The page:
Secret War of Harry Frigg, The (1968)


Director Jack Smight can't enliven a potentially wild farce that shows too many strains in achieving desirable comedic effects.  Most reviewers criticized the overly episodic film (with its gimmicky title) and Newman's performance in a heavy-handed turn that was not suited to his talent range.

The plot concerns five WWaII Allied generals, Andrew Duggan, Tom Bosley, John Williams, Charles D. Gray and Jacques Roux, who were captured in a Tunisian Turkish bath by the Italians and transported to detention in a luxurious Italian villa, under the command of lieutenant Colonel Ferrucci (Vito Scotti).

Problem is, the five generals can't agree on an escape plan. To that effect, General Homer Prentiss (James Gregory) of Army Public Relations decides to enlist the services of Private Harry Frigg (Newman) in orchestrating their  adventurous escape.

Famous for his clever escapes from stockades, Frigg is expected to apply his expertise to this operation. To enable him to order the one-star generals in the villa about without back talk, Frigg is promoted to Major General and then smuggled into Italy. Upon reaching the villa, he begins engineering the escape, but when he meets the owner, Contessa Francesca de Montefiore (Sylva Koscina), who resides there, he predictably slows down his plans.  Visiting the Countess every night, he delays the generals through some diversionary escape maneuvers.

When the escape date finally arrives, another postponement is caused by the need to make the Italian commandant a general at midnight.  During the midnight celebration, Nazi officers come to the villa and announce the country's surrender  and the transfer of  prisoners to a German stalag. Once deprived of the Countess' company and the luxurious villa, Frigg snaps back to his old self and shrewdly engineers the generals' escape, for which he is cited for a commission, and winds up stationed at an Army radio station in the Countess' villa.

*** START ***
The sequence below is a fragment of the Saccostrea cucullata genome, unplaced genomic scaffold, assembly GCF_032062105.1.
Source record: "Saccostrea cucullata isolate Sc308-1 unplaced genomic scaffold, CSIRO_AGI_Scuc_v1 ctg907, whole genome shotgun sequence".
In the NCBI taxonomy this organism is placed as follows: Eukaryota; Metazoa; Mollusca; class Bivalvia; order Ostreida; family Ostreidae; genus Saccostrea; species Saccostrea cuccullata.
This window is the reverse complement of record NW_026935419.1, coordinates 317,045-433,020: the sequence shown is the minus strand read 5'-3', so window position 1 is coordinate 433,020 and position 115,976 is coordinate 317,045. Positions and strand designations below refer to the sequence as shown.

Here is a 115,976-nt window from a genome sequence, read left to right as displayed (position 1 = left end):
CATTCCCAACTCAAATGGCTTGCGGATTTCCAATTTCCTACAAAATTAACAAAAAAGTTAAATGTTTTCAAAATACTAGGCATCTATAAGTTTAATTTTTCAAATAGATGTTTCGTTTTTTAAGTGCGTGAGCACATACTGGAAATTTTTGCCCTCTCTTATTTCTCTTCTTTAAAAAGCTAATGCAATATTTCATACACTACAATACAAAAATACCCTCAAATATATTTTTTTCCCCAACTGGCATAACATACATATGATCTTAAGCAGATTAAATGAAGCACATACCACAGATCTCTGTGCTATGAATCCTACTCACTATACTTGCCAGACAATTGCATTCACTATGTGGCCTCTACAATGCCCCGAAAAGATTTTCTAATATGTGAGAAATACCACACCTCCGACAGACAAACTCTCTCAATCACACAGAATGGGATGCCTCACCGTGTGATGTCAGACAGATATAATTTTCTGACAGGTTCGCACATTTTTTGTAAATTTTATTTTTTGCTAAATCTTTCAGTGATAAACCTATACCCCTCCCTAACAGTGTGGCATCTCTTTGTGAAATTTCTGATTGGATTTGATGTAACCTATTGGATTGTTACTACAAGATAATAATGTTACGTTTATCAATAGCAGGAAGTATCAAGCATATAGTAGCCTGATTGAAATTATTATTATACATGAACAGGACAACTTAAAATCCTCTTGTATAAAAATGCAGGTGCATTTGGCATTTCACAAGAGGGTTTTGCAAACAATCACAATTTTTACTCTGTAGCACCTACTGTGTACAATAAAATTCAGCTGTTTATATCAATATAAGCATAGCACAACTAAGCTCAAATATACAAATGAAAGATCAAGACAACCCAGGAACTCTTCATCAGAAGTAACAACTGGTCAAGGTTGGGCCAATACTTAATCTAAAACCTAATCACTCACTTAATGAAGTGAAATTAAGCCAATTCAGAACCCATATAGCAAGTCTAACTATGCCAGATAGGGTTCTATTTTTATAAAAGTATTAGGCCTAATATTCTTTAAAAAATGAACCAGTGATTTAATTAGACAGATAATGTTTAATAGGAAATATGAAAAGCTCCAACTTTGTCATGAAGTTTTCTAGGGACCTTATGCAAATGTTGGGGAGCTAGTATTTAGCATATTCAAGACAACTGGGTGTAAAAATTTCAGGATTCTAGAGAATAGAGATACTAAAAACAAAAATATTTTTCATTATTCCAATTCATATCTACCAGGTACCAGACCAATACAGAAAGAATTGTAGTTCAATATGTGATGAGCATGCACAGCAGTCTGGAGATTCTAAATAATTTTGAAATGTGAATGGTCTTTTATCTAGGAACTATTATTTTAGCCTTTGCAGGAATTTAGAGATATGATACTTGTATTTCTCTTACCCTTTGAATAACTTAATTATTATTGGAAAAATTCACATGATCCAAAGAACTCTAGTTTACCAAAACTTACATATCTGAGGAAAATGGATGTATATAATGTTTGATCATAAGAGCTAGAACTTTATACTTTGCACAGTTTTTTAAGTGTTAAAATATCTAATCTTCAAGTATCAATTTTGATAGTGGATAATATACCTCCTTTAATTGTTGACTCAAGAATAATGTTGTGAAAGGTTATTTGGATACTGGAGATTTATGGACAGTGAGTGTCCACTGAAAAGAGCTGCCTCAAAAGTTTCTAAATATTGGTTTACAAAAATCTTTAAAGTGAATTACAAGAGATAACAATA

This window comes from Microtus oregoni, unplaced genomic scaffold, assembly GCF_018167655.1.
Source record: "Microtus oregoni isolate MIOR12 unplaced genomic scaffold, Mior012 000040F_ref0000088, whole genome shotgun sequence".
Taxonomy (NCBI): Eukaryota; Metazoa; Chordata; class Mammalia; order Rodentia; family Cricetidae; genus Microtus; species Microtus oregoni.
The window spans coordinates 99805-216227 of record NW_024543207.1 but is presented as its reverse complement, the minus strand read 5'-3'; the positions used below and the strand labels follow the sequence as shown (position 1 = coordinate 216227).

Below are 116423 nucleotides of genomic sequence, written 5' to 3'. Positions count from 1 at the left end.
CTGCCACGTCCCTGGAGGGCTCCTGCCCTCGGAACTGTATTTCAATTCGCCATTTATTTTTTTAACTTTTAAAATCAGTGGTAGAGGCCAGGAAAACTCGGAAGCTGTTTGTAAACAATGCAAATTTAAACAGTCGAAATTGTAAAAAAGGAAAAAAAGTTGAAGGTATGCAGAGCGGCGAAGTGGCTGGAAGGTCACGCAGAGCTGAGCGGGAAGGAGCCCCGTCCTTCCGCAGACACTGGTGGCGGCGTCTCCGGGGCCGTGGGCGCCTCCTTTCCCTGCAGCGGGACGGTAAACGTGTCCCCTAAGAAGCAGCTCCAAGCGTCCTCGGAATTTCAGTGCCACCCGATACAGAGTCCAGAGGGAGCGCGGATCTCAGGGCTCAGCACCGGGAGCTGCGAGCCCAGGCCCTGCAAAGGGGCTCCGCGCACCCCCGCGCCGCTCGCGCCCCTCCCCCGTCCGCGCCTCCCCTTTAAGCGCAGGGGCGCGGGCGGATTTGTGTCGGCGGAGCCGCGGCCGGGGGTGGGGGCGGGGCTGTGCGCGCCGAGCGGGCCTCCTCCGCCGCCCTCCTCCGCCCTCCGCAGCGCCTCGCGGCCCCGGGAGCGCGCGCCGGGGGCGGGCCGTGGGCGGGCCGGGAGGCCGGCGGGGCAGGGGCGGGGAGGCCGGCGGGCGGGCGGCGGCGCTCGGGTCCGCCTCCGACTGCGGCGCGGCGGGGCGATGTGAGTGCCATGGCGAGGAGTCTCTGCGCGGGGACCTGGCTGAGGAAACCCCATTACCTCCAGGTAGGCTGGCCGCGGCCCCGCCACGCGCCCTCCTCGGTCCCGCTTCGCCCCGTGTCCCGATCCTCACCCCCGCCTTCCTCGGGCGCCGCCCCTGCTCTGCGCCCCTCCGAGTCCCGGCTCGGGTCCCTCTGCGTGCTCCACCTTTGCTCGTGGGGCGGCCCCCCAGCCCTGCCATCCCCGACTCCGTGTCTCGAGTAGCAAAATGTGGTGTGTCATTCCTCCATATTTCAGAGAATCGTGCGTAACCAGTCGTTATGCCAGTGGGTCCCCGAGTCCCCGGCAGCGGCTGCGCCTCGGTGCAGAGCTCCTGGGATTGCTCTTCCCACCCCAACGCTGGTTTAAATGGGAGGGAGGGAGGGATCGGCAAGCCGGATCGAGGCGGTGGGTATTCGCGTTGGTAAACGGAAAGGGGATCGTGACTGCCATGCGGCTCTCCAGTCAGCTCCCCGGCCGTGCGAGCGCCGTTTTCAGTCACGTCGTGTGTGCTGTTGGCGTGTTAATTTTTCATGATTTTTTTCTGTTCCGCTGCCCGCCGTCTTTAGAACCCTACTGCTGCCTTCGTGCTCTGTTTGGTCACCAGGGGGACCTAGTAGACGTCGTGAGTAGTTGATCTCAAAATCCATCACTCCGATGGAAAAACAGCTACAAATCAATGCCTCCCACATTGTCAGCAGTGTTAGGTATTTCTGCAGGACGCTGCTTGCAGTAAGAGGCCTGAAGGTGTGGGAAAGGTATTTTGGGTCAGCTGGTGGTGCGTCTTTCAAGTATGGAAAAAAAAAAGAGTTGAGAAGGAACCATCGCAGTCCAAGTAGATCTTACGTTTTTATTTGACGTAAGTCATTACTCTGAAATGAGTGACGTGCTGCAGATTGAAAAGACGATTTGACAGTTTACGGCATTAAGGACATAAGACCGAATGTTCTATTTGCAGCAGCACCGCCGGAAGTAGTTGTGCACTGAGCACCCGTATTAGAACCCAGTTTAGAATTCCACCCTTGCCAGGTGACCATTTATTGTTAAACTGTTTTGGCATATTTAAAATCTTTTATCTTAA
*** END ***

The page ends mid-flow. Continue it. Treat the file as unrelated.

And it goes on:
The farcical picture aims to show the maturing of Frigg under the stress of responsibility, but as played by Newman, he seems as frivolous at the end of the saga as at its beginning. 

Director Frank Corsaro, who had worked with Newman in the 1964 stage play, “Baby Want a Kiss,” was one of the few helmers able to get a decent comic turn from the star.


Paul Newman
Sylva Koscina
Andrew Duggan
Tom Bosley
John Williams
Charles D. Gray
Vito Scotti

With: Jacques Roux, Werner Peters, James Gregory, Fabrizio Mioni, Johnny Haymer, Norman Fell, Buck Henry, Horst Ebersberg, Richard X. Slattery, and George Ives


An Albion Production for Universal.
Produced by Hal E. Chester.
Directed by Jack Smight.
Screenplay by Peter Stone and Frank Tarloff, based on a story by Frank Tarloff.
Camera by Russell Metty.
Music by Carlo Rustichelli.
Musical Supervision, Joseph Gershenson.
Art Direction, Alexander Golitzen and Henry Bumstead.
Set decorations, John McCarthy and John Austin.
Sound: Walden O. Watson, William Russell and Ronald Pierce.
Costumes by Edith Head.
Makeup by Bud Westmore.
Hairstyles by Larry Germain.
Associate Producer, Peter Stone. 

Location scenes shot in Sierra Madre area of Southern California. 

Running time: 110 Minutes.